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The Feldstein-Horioka Paradox: A New Perspective from the Institutional Sector Level

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  • Ricardo Bebczuk

    (Central Bank of Argentina)

  • Klaus Schmidt-Hebbel

    (Central Bank of Chile)

Abstract

Working on a sample of OECD countries spanning the period 1970-2003, this paper contributes to the literature on the Feldstein-Horioka puzzle by making three main innovations: First, it goes beyond the traditional national-level investment-saving equations to estimate, for the first time, regressions at the institutional sector level (households, corporations, and government). Second, it explores the implications of giving separate consideration to current account deficits and surpluses. Lastly, it uses advanced panel data techniques to deal with endogeneity and to distinguish long- and short-run effects. After discarding the influence of common factors, the conclusions are that: (i) The national Feldstein-Horioka coefficient is in the vicinity of 0.5, but sectoral coefficients are much lower and even insignificantly different from zero; (ii) Such positive and significant national coefficient would not reflect frictions in international credit markets but just a fiscal current account targeting policy; (iii) Nevertheless, when the sample is split into deficit and surplus years, a higher and significant correlation emerges for the former at the national, household, and corporate level, implying that credit imperfections still play a role for the private but not for the public sector. Equally noteworthy, household correlation is still positive and significant, yet lower, for surplus years; and (iv) Against the background of a unitary long-run coefficient to satisfy the intertemporal budget constraint, the long-run relationship is 0.75 for national data. Furthermore, we draw a number of relevant policy implications for Argentina and Chile.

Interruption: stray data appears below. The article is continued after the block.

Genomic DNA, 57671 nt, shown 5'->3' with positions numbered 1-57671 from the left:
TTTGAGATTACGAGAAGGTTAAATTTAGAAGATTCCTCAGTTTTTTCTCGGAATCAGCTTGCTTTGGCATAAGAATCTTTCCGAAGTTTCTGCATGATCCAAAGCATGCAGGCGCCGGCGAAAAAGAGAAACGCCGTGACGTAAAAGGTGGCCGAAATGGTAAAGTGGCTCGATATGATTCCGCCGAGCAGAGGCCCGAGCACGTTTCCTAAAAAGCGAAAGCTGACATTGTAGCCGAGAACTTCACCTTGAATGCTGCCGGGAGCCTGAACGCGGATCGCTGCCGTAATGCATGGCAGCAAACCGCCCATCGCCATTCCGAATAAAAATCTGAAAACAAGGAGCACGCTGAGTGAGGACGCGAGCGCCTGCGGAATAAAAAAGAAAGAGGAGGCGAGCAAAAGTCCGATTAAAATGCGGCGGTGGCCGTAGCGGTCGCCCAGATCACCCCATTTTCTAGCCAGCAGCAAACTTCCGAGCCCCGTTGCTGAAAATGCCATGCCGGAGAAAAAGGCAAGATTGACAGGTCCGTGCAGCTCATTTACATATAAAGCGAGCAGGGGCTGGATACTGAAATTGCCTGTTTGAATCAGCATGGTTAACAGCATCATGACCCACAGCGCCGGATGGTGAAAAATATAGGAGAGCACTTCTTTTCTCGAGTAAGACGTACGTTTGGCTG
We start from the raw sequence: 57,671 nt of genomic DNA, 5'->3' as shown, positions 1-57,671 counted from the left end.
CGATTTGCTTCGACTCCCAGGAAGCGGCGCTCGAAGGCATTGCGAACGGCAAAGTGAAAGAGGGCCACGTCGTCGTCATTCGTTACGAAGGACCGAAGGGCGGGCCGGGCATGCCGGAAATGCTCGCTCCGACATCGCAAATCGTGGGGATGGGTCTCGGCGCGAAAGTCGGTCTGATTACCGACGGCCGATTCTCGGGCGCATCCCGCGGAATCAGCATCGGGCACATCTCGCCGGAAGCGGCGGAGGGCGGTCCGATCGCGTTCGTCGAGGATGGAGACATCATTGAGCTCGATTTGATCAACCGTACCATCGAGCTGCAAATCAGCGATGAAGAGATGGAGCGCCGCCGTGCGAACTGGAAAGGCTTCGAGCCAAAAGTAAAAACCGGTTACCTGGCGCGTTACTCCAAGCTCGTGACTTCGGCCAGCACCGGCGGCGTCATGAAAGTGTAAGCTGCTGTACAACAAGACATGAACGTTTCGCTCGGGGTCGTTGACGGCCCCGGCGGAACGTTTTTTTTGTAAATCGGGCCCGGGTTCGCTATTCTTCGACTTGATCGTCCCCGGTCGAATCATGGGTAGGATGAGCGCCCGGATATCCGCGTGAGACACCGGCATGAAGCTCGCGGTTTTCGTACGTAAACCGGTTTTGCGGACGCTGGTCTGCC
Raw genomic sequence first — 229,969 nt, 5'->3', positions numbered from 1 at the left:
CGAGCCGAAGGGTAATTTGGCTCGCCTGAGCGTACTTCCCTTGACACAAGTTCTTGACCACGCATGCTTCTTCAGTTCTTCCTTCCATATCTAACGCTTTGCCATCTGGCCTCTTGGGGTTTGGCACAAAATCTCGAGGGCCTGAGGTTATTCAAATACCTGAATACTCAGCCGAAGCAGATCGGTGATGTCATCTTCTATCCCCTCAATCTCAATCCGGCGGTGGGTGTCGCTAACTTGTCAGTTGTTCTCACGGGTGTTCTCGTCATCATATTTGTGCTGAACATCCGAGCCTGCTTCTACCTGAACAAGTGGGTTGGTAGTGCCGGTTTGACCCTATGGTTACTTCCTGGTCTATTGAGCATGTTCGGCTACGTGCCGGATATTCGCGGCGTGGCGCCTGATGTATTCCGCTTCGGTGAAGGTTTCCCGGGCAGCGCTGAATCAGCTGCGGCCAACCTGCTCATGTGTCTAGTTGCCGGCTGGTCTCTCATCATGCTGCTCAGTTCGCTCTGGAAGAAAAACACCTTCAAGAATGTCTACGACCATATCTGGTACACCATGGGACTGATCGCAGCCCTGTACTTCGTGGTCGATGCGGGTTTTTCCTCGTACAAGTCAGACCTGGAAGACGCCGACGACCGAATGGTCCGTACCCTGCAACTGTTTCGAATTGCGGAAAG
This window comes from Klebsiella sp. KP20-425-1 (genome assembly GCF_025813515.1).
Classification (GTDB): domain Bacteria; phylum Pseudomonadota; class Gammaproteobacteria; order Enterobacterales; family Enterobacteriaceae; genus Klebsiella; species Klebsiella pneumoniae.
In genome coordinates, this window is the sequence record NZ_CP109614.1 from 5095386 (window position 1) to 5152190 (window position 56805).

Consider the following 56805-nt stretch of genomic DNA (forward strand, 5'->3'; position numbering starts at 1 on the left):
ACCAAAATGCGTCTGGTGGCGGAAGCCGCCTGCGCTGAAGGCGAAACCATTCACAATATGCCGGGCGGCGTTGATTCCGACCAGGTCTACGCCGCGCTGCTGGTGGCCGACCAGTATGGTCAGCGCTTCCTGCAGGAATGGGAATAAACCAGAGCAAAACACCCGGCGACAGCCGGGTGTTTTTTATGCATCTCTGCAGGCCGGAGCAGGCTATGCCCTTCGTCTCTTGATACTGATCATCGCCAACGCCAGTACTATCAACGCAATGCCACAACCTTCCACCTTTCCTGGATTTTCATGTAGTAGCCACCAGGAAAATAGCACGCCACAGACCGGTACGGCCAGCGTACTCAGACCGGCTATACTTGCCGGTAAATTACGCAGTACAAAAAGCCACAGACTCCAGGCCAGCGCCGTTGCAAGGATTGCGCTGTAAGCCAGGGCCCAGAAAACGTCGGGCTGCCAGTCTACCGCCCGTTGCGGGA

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File URL: http://www.bcra.gov.ar/pdfs/investigaciones/WP%202006%2003.pdf
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Bibliographic Info

Paper provided by Central Bank of Argentina, Economic Research Department in its series BCRA Working Paper Series with number 200603.

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Length: 40 pages
Date of creation: May 2006
Date of revision:
Handle: RePEc:bcr:wpaper:200603

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Related research

Keywords: current account adjustment; international investment; long-term capital movements; short-term capital movements;

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References

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  1. Argimon, Isabel & Roldan, JoseMaria, 1994. "Saving, investment and international capital mobility in EC countries," European Economic Review, Elsevier, vol. 38(1), pages 59-67, January.
  2. Florian Pelgrin & Sebastian Schich, 2004. "National Saving-Investment Dynamics and International Capital Mobility," Working Papers 04-14, Bank of Canada.
  3. Reuven Glick & Kenneth Rogoff, 1993. "Global versus country-specific productivity shocks and the current account," International Finance Discussion Papers 443, Board of Governors of the Federal Reserve System (U.S.).
  4. Arellano, Manuel & Bond, Stephen, 1991. "Some Tests of Specification for Panel Data: Monte Carlo Evidence and an Application to Employment Equations," Review of Economic Studies, Wiley Blackwell, vol. 58(2), pages 277-97, April.
  5. Jos Jansen, W, 1996. "Estimating saving-investment correlations: evidence for OECD countries based on an error correction model," Journal of International Money and Finance, Elsevier, vol. 15(5), pages 749-781, October.
  6. Serven, Luis, 2002. "Real exchange rate uncertainty and private investment in developing countries," Policy Research Working Paper Series 2823, The World Bank.
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Cited by:
  1. Sebastián Katz & Luis Lanteri & Sebastián Vargas, 2007. "Investment and Growth: Half a Century of a Subtle and Frequently Misunderstood Relationship," BCRA Working Paper Series 200722, Central Bank of Argentina, Economic Research Department.

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